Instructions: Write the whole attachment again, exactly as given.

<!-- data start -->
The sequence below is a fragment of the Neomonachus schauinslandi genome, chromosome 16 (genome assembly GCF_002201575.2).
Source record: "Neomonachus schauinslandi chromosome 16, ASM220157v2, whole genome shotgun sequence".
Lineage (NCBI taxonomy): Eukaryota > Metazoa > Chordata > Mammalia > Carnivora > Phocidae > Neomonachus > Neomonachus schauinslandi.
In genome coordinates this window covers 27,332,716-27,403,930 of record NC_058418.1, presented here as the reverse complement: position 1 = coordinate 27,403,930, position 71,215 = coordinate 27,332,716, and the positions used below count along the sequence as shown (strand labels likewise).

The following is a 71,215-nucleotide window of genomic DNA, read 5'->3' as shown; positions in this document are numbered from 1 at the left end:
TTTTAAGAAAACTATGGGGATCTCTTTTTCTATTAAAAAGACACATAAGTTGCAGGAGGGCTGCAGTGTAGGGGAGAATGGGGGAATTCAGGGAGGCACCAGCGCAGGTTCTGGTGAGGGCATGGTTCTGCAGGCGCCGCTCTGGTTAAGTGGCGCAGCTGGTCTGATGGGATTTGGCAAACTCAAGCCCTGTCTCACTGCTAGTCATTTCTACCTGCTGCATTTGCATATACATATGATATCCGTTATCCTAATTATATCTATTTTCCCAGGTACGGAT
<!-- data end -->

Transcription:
The sequence below is a fragment of the Neomonachus schauinslandi genome, chromosome 16 (genome assembly GCF_002201575.2).
Source record: "Neomonachus schauinslandi chromosome 16, ASM220157v2, whole genome shotgun sequence".
Lineage (NCBI taxonomy): Eukaryota > Metazoa > Chordata > Mammalia > Carnivora > Phocidae > Neomonachus > Neomonachus schauinslandi.
In genome coordinates this window covers 27,332,716-27,403,930 of record NC_058418.1, presented here as the reverse complement: position 1 = coordinate 27,403,930, position 71,215 = coordinate 27,332,716, and the positions used below count along the sequence as shown (strand labels likewise).

The following is a 71,215-nucleotide window of genomic DNA, read 5'->3' as shown; positions in this document are numbered from 1 at the left end:
TTTTAAGAAAACTATGGGGATCTCTTTTTCTATTAAAAAGACACATAAGTTGCAGGAGGGCTGCAGTGTAGGGGAGAATGGGGGAATTCAGGGAGGCACCAGCGCAGGTTCTGGTGAGGGCATGGTTCTGCAGGCGCCGCTCTGGTTAAGTGGCGCAGCTGGTCTGATGGGATTTGGCAAACTCAAGCCCTGTCTCACTGCTAGTCATTTCTACCTGCTGCATTTGCATATACATATGATATCCGTTATCCTAATTATATCTATTTTCCCAGGTACGGAT